Any other expense            xxxx

Net profit c/d       xxxx




Sales                  xxxxxx

Less Return inwards xxx

Net sales         xxxxxx







Gross profit b/d     xxxx



Discount received                         xxx

Rent income                                  xxx

Commission received                   xxx

Any other income received           xxx










Net profit b/d            xxxx

End Year Adjustments

The following items may require to be adjusted at the end of the trading period

  • Revenues/Income
  • Expenses
  • Fixed assets

Adjustment on revenues

The revenue may have been paid in advance in part or whole (prepaid revenue) or may be paid later after the trading period (accrued revenue).

Prepaid revenue is subtracted from the revenue/income to be received and the difference is what is treated in the profit and loss account or trading profit and loss account as an income, while the accrued revenue is added to the revenue/income to be received and the sum is what is treated in the above accounts as the actual revenue.

Only the prepaid amount and the accrued amounts are what are then taken to the balance sheet.

Adjustment on the expenses

The expenses may have been paid for in advance in part or whole (prepaid expenses) or may be paid for later after the trading period (accrued expenses).

Prepaid expenses is subtracted from the expenses to be paid for and the difference is what is treated in the profit and loss account or trading profit and loss account as an expense, while the accrued expenses is added to the expenses to be paid for and the sum is what is treated in the above accounts as the actual expenses.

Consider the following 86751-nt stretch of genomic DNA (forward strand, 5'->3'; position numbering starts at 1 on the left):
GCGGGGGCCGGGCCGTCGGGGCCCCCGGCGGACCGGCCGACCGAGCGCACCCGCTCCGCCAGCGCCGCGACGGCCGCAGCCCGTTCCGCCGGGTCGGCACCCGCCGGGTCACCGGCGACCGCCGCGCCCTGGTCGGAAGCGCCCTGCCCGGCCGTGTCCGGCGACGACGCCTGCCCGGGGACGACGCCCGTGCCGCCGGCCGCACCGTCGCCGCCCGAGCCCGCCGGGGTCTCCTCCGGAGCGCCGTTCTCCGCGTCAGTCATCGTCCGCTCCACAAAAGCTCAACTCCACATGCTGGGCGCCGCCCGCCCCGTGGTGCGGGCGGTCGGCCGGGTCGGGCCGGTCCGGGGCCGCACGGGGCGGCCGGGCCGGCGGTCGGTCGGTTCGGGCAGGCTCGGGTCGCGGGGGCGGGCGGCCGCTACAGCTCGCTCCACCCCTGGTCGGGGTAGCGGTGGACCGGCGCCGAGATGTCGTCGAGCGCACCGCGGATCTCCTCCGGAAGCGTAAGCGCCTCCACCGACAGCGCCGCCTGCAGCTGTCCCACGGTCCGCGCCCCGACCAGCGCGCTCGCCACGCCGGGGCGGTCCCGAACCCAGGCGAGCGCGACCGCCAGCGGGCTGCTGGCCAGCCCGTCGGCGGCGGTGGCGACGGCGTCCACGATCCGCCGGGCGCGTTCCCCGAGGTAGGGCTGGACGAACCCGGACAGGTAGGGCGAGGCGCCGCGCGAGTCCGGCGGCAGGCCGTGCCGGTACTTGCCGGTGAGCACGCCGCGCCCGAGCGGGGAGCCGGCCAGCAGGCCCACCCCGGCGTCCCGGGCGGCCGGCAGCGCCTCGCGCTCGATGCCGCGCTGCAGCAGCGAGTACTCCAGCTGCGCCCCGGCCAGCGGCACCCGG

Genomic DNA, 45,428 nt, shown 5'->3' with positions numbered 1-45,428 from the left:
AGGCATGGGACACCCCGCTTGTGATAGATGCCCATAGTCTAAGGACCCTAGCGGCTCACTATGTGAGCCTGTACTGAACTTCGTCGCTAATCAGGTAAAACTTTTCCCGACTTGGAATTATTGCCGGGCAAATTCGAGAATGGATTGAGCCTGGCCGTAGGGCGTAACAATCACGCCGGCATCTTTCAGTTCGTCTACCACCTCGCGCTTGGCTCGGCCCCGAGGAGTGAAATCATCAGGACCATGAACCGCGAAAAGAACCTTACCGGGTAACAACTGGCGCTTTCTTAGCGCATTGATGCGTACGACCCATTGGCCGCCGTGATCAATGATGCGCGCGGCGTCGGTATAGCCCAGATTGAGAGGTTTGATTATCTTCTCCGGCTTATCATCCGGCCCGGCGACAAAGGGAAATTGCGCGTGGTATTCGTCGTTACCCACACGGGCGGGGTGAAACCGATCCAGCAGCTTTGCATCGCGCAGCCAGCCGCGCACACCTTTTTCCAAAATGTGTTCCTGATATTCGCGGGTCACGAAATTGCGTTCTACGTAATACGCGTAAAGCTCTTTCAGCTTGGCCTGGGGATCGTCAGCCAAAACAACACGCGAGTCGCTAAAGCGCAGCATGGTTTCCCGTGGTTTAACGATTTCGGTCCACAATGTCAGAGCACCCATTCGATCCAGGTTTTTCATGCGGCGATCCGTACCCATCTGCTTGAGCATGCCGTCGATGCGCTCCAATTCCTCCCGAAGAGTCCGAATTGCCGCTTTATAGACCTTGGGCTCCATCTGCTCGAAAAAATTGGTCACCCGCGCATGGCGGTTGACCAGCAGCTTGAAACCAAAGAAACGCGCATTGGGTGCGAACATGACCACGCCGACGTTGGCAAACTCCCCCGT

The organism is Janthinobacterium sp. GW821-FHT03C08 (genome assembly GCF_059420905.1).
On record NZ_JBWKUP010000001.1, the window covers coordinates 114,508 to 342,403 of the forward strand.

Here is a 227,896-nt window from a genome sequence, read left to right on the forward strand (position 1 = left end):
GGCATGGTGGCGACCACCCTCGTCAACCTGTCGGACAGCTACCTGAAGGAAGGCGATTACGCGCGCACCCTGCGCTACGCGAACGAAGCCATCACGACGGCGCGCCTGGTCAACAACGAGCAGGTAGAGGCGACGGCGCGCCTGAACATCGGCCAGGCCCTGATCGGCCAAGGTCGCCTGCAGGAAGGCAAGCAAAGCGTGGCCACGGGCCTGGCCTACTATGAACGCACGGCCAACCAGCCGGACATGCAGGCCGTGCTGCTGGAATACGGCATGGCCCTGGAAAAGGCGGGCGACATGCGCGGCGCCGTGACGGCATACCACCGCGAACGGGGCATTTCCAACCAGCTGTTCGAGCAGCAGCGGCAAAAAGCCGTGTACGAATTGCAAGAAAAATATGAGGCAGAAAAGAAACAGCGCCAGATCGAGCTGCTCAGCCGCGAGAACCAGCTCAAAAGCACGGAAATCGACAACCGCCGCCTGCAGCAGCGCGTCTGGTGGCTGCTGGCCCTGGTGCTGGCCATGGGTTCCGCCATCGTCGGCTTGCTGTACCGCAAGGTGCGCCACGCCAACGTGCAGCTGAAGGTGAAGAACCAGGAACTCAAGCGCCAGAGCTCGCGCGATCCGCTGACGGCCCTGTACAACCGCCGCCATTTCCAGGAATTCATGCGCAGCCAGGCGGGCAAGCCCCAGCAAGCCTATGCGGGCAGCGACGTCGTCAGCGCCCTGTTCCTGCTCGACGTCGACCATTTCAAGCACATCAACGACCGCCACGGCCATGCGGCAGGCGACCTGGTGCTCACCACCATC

NB: Only the prepaid amount and the accrued amounts are what are then taken to the balance sheet.

Adjustment on fixed assets

The fixed assets may decrease in value, due to tear and wear. This makes the value to go down over time, what is referred to as depreciation. The amount of depreciation is always estimated as a percentage of cost.

The amount that shall have depreciated is treated in the profit and loss account or T,P&L as an expense, while the value of the asset is recorded in the balance sheet, less depreciation.

For example;

  1. 1997 The following Trial balance was prepared from the books of Paka Traders as at 31st December 1995.  Trial balance December 31st 1995

                                  Dr. (shs)                        Cr. (shs)


Sales                                                          980,000

Purchases                      600,000

Returns                80,000                          20 000

Carriage in                                                 40,000

Carriage out                           3,000

Stock (Jan 1st 1999)              120,000

Rent                              60,000                          45 000

Discount                       15,000                          25 000

Motor vehicle                        150 000

Machinery                    250 000

Debtors                                   120,000

Salaries                                   18,000

Commission                           7,000                             12 000

Capital                                                                 178,000